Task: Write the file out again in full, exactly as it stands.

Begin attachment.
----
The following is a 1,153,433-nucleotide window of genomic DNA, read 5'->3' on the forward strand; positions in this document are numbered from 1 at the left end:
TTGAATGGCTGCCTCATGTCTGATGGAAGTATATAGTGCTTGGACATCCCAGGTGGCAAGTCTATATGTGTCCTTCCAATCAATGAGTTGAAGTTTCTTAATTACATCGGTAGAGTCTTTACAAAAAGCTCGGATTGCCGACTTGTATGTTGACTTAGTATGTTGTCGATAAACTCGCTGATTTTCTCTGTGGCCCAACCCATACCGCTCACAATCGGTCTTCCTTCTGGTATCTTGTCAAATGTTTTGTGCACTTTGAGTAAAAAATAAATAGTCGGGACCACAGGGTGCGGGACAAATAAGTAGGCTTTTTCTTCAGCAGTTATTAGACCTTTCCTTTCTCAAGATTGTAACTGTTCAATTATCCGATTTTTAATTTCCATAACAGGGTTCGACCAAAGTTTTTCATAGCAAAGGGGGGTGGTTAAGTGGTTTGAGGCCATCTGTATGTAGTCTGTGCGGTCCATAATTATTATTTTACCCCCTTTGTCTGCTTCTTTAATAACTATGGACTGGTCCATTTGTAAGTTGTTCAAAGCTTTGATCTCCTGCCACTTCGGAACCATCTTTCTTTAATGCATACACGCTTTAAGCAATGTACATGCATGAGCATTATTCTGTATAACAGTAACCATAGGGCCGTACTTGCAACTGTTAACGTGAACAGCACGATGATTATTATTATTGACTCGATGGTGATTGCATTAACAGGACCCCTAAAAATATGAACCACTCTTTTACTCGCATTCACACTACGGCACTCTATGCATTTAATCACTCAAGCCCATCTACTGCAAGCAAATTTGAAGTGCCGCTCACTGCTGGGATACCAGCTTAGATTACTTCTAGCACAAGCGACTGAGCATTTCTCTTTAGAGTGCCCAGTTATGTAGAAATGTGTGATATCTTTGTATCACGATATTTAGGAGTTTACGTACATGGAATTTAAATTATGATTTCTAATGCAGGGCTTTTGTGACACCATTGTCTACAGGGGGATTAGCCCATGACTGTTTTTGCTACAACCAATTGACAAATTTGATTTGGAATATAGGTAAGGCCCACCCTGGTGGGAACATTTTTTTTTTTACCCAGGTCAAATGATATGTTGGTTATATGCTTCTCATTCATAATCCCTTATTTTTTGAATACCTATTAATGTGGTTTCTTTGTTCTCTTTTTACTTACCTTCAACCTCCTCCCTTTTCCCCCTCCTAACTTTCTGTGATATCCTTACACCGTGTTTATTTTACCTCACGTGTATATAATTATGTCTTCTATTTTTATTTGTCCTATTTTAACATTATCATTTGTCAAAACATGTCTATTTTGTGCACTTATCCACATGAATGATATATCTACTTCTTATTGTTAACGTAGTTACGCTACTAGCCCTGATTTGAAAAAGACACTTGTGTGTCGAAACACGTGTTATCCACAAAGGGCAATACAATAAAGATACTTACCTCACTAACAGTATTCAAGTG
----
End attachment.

The following is a 1,153,433-nucleotide window of genomic DNA, read 5'->3' on the forward strand; positions in this document are numbered from 1 at the left end:
TTGAATGGCTGCCTCATGTCTGATGGAAGTATATAGTGCTTGGACATCCCAGGTGGCAAGTCTATATGTGTCCTTCCAATCAATGAGTTGAAGTTTCTTAATTACATCGGTAGAGTCTTTACAAAAAGCTCGGATTGCCGACTTGTATGTTGACTTAGTATGTTGTCGATAAACTCGCTGATTTTCTCTGTGGCCCAACCCATACCGCTCACAATCGGTCTTCCTTCTGGTATCTTGTCAAATGTTTTGTGCACTTTGAGTAAAAAATAAATAGTCGGGACCACAGGGTGCGGGACAAATAAGTAGGCTTTTTCTTCAGCAGTTATTAGACCTTTCCTTTCTCAAGATTGTAACTGTTCAATTATCCGATTTTTAATTTCCATAACAGGGTTCGACCAAAGTTTTTCATAGCAAAGGGGGGTGGTTAAGTGGTTTGAGGCCATCTGTATGTAGTCTGTGCGGTCCATAATTATTATTTTACCCCCTTTGTCTGCTTCTTTAATAACTATGGACTGGTCCATTTGTAAGTTGTTCAAAGCTTTGATCTCCTGCCACTTCGGAACCATCTTTCTTTAATGCATACACGCTTTAAGCAATGTACATGCATGAGCATTATTCTGTATAACAGTAACCATAGGGCCGTACTTGCAACTGTTAACGTGAACAGCACGATGATTATTATTATTGACTCGATGGTGATTGCATTAACAGGACCCCTAAAAATATGAACCACTCTTTTACTCGCATTCACACTACGGCACTCTATGCATTTAATCACTCAAGCCCATCTACTGCAAGCAAATTTGAAGTGCCGCTCACTGCTGGGATACCAGCTTAGATTACTTCTAGCACAAGCGACTGAGCATTTCTCTTTAGAGTGCCCAGTTATGTAGAAATGTGTGATATCTTTGTATCACGATATTTAGGAGTTTACGTACATGGAATTTAAATTATGATTTCTAATGCAGGGCTTTTGTGACACCATTGTCTACAGGGGGATTAGCCCATGACTGTTTTTGCTACAACCAATTGACAAATTTGATTTGGAATATAGGTAAGGCCCACCCTGGTGGGAACATTTTTTTTTTTACCCAGGTCAAATGATATGTTGGTTATATGCTTCTCATTCATAATCCCTTATTTTTTGAATACCTATTAATGTGGTTTCTTTGTTCTCTTTTTACTTACCTTCAACCTCCTCCCTTTTCCCCCTCCTAACTTTCTGTGATATCCTTACACCGTGTTTATTTTACCTCACGTGTATATAATTATGTCTTCTATTTTTATTTGTCCTATTTTAACATTATCATTTGTCAAAACATGTCTATTTTGTGCACTTATCCACATGAATGATATATCTACTTCTTATTGTTAACGTAGTTACGCTACTAGCCCTGATTTGAAAAAGACACTTGTGTGTCGAAACACGTGTTATCCACAAAGGGCAATACAATAAAGATACTTACCTCACTAACAGTATTCAAGTG